On Health Care, the 2020 Presidential Race Pits Bad Ideas Against Bad Faith
Supreme Court Justice Ruth Bader Ginsburg’s death last week has thrown the presidential race into chaos. By once again placing health care policy in the foreground of the election, it has unleashed a more familiar political dynamic, in which bad ideas are pitted against bad faith.
Following Ginsburg’s passing, Democratic presidential nominee Joe Biden signaled that he would respond by elevating health policy issues in the race. The Supreme Court is currently scheduled to hear a challenge to Obamacare shortly after the election; a Trump appointee to the court, the argument goes, might be more sympathetic to the challengers than a Biden nominee. The Trump administration, meanwhile, has taken the unusual step of declining to defend the law, arguing that it should be struck down in federal court.
There’s a clear political logic to Biden’s move: Polling suggests that the single most effective issue for Democrats in the 2018 midterm election, where they overtook Republicans in the House, was health care. Democrats argued that Republicans who opposed Obamacare would eliminate the law’s regulations governing how insurance companies must treat individuals with preexisting conditions; many polls show those regulations are popular (although public support falls when the public is told about their costs). Republicans appear to have suffered at the polls accordingly, with Republican leaders admitting privately that the issue cost them seats. Biden’s plan appears to be to rerun the messaging strategy that proved most successful for Democrats in 2018.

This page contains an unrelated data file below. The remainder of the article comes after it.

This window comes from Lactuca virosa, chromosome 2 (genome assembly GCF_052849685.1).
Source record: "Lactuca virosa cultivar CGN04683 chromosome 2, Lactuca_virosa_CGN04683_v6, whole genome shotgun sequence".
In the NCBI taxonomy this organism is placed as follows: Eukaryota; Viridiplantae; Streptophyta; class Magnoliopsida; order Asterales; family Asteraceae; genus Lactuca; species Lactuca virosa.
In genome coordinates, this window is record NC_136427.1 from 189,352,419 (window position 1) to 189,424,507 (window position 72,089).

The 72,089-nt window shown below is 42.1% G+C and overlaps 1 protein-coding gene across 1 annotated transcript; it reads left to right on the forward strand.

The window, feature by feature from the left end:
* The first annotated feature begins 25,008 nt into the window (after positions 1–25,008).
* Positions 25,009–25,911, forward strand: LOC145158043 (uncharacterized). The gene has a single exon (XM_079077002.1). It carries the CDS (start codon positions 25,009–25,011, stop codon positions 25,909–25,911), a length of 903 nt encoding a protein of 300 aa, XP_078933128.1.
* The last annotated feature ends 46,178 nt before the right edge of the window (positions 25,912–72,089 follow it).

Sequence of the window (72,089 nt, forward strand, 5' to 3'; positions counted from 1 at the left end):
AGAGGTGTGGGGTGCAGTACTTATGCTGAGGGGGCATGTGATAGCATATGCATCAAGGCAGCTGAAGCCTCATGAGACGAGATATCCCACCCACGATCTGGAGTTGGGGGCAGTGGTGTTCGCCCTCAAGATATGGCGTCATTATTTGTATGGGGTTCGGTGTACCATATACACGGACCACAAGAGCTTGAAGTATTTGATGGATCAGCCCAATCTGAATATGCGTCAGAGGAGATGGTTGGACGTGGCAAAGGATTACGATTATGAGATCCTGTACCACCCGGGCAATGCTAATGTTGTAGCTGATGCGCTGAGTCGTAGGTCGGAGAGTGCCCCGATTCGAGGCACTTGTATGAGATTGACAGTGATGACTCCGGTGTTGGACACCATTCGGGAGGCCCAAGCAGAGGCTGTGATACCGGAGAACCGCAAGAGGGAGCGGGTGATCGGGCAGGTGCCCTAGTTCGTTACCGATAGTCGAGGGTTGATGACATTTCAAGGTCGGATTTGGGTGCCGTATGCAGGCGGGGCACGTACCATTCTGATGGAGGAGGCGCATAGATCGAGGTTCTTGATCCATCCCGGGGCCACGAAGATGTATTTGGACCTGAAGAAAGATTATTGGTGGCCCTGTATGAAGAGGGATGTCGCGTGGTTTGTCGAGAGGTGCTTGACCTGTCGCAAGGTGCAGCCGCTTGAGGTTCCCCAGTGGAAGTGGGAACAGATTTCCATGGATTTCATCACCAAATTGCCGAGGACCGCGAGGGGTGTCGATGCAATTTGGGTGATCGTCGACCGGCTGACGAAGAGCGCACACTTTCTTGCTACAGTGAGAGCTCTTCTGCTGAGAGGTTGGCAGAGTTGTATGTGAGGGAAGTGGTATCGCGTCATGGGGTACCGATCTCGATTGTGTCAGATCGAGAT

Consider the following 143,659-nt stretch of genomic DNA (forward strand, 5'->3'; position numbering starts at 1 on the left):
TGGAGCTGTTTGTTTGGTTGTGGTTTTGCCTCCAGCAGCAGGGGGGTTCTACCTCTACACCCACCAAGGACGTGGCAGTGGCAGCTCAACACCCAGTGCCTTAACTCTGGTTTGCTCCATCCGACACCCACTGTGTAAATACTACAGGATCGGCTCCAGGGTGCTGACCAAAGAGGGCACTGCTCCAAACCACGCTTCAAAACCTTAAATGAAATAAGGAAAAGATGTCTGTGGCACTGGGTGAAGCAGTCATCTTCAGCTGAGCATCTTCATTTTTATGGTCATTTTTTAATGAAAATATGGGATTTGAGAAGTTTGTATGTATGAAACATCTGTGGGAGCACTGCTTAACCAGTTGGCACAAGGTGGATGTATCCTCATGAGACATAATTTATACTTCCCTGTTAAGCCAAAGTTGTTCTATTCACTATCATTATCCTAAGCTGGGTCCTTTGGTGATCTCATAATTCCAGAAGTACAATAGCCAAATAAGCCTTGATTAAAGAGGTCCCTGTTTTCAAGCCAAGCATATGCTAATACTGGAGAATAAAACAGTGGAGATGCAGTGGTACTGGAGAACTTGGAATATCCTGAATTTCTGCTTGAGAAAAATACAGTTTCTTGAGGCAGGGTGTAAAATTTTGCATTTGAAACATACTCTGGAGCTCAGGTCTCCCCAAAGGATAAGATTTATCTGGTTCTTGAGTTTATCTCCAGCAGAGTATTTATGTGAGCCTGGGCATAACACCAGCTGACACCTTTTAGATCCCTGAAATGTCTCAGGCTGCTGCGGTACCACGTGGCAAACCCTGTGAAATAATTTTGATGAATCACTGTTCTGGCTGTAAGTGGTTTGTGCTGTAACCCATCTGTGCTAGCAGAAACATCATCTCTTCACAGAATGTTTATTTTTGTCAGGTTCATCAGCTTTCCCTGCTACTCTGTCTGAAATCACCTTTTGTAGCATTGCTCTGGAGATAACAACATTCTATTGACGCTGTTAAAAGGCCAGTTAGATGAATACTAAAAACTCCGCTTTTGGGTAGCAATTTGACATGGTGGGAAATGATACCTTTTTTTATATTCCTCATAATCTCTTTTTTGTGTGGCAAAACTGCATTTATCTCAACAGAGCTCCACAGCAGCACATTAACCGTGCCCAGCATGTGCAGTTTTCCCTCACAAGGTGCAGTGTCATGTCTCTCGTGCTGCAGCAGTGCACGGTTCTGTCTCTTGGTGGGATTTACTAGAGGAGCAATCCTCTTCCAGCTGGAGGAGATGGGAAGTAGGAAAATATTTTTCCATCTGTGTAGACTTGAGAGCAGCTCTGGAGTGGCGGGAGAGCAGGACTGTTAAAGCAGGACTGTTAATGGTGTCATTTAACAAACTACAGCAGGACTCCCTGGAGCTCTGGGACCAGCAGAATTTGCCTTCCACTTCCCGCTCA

In doing so, however, Biden will inevitably highlight his own health care plan, which he has billed as an attempt to build on Obamacare. But Biden’s plan is better understood as an admission that the law, which Biden helped promote and pass as vice president, has not worked as promised. Biden would spend $750 billion, according to his own campaign estimates, to set up a government-run insurance plan, expanding both the law’s coverage subsidies and eligibility for them, in order to accomplish the goals the original law was supposed to accomplish on its own.
As conservative health policy analyst Chri
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